I recently heard about a mantra used and repeated many times by legendary mens’ basketball coach, John Wooden. A former basketball player who played for Wooden at UCLA, Andrew Hill, and Wooden himself, wrote a book by the title: Be Quick - But Don't Hurry: Finding Success in the Teachings of a Lifetime. I found it via an email that came to me via the mailing list of philosopher, Brian Johnson. I like Brian because his purpose is helping humans to live optimized lives. Here is Brian’s summary of the book. He prominently cited this quote:
“Be quick—but don’t hurry! is a phrase that every Bruin player heard constantly. Over and over, day after day, Coach would briefly stop practice, and in sharp staccato tones, with just a hint of an Indiana twang, snap out, ‘Be quick—but don’t hurry!’ It was Coach’s mantra. Oftentimes, Coach would crouch down in a defensive stance and move his hands like a lightning-fast magician as he repeated this saying. At times it almost became a joke, but after a while, you began to understand exactly what he meant. Life, like basketball, must be played fast—but never out of control. Coach says, ‘If you hurry, you’re more likely to make mistakes; but if you’re not quick you won’t get things done. It’s like a surgeon who comes upon things that are unexpected. If he isn’t capable of responding quickly he may lose a patient. If an attorney isn’t a quick thinker, he could lose a case.’ It’s hard to argue with that statement.”
—Andrew Hill with John Wooden from Be Quick — But Don’t Hurry
When I read this quote from the book, I think of building a software system. Everything in here applies. Business moves fast and software has to move fast to keep up. Moving quickly is the hallmark of the excellent software shop. Every person who has ever been involved in any software project, though, knows the costs associated with hurry. Cutting corners always results in a mess that needs to be cleaned up. Skipping a test or hacking something together, the cost comes home eventually.
The cost of hurry is so well known among software teams that we’ve invented a term to capture it in a couple words that can be quickly spoken and everyone understands: technical debt. Ward Cunningham coined this term to use metaphor to describe what is happening in software when the quality of the code has deficiencies (not necessarily defects causing incorrect behavior, but deficiencies) in quality that will make future change more difficult. Ward Cunningham explained why he used financial debt to demonstrate the principle of the costs of not refactoring.
Technical debt is about more than some future difficulty. It is the result of either short cuts or an understanding of the problem domain that is lacking in some regard. The first is fine, sometimes, if it is chosen consciously and with a payment plan in place to resolve the debt moving forward. The second is a natural consequence of evolving an understanding while needing to proceed before a complete understanding can be achieved (and a complete understanding is something we approach, probably never actually arriving). Again, without a plan to pay down the debt, servicing the interest on the debt begins to consume significant amounts of resources in moving forward.
Thinking of technical debt and the costs of hurrying make me think of what Ron Jeffries had to say about the #NoEstimates movement. Among many thoughts about why there is virtue in the movement and pointing out what is lacking, he shared this gem:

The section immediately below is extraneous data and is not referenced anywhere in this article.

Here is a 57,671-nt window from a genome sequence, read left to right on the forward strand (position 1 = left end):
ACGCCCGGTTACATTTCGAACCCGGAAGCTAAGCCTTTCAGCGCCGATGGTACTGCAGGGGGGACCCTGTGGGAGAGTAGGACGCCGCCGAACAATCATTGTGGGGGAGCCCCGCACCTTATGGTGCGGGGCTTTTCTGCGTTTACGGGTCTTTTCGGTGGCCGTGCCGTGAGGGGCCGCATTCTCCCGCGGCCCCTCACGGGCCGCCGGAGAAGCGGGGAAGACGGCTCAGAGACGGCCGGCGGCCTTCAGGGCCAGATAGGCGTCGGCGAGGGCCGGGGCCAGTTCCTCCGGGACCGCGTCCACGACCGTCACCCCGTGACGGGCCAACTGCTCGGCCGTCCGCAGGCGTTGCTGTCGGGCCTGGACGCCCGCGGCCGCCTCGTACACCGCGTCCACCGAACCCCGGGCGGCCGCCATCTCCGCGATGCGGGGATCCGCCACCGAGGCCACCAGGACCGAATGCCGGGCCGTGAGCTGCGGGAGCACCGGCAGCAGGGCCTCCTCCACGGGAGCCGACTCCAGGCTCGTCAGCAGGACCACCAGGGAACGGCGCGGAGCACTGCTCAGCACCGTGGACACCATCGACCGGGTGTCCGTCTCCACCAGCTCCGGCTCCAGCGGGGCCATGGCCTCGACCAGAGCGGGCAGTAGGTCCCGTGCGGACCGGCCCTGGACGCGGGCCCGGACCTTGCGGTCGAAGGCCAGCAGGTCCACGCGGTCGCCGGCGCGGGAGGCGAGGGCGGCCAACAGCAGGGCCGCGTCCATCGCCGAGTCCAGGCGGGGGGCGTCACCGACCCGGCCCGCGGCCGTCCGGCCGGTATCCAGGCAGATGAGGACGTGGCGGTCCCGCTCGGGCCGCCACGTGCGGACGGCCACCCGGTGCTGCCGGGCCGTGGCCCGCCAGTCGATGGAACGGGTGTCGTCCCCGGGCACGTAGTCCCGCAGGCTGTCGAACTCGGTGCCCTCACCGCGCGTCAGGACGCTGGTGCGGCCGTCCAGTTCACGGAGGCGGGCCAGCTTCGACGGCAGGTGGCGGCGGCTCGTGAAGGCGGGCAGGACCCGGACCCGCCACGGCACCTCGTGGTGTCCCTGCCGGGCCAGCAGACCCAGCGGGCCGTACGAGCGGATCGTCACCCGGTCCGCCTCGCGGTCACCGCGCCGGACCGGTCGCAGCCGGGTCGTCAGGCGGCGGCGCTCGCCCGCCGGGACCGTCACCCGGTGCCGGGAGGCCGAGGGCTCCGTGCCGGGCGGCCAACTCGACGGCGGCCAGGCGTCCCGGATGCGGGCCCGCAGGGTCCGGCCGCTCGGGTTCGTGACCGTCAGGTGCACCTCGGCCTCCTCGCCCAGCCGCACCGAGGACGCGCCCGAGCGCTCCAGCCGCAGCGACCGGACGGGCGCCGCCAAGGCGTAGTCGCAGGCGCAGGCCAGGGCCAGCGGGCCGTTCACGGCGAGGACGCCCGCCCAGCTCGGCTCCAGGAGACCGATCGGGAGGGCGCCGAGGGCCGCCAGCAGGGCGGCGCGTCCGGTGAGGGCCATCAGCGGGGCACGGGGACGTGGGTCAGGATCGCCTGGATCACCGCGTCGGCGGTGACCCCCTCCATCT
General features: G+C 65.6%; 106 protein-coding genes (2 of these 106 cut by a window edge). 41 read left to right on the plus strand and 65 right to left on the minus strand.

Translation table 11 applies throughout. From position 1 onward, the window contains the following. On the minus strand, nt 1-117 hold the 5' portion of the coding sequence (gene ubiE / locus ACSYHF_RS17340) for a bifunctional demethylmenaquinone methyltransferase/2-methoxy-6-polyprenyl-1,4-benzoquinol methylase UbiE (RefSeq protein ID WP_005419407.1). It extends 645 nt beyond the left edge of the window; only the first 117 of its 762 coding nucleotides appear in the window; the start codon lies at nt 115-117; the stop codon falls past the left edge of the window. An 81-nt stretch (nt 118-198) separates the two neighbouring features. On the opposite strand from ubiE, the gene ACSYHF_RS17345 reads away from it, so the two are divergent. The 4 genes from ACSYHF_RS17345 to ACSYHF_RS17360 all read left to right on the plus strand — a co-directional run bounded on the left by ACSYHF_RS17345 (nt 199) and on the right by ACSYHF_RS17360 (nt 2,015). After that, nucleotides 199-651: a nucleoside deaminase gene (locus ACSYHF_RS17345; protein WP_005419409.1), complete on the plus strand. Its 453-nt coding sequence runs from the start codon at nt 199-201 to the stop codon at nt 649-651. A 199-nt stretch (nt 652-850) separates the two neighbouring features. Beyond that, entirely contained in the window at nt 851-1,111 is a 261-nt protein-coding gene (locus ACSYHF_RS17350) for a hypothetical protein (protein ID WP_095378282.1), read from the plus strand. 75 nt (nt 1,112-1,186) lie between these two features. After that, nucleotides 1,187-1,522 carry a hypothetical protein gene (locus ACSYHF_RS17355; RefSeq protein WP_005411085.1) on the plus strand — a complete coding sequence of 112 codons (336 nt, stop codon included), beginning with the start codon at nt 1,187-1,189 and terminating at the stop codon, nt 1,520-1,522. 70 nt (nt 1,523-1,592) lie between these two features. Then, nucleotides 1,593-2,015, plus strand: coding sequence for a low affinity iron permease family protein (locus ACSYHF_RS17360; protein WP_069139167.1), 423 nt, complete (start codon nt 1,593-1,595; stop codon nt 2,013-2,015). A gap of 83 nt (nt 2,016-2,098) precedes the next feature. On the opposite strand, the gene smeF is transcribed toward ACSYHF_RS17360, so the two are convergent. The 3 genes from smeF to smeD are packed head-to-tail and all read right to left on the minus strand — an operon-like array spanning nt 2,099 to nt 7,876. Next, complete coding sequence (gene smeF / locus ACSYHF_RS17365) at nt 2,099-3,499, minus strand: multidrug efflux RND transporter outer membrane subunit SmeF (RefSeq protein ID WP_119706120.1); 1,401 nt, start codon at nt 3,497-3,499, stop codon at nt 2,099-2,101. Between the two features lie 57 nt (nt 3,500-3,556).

And estimates are often misused. Estimates are often used as a bludgeon to try to get programmers to work faster. This leads to unhappy programmers and to poor software. No one wins.
This gets to the heart of the problem of estimates. This is why there is a movement. If estimates always were treated as something giving guidance and offering some sort of expectation to the business, they would be what they are: hard to do accurately and only useful in a rough and approximate way, but useful and mostly harmless (Douglas Adams reference intentional). It is this use as a bludgeon, adeptly observed by Ron Jeffries, where there is a reason to push back and to have a movement trying to improve the situation.
Hurry to try to make a rough estimate into an accurate projection – making a date because it was given – Calendar-Driven Development – these are sources of poor quality and difficult maintainability. Rather than thinking that your project doesn’t have time to refactor, you need to consider whether you have time to forgo refactoring.
Matt Wynne shared some measurements he did to determine how much refactoring was going on in the Cucumber core. The results show a heavy emphasis on refactoring. This is evidence that this is not a case of hurrying, but one of being quick with things that need to be done while making sure to take the time to do due diligence in making sure quality is present.
By all means, please be quick. Getting your useful implementation into the hands of your users is why you are doing what you do. It is also in shipping software that you find out where you have met the needs of your users and where you need more attention.
Please, though, don’t hurry. Do what you need to do to have confidence in your deployments. Make sure you have tests in place so that you can refactor with confidence to improve the quality of your model. Automate your integration and deployment so that you don’t have to do things manually that would be better left to machines. Pay attention to your logging so you know what is happening in production. Observe real users using your real system. Without taking the time to do these things, you will spend more time dealing with the deficiency in the long term.
Be quick, but don’t hurry. Thanks for the great advice, Coach Wooden.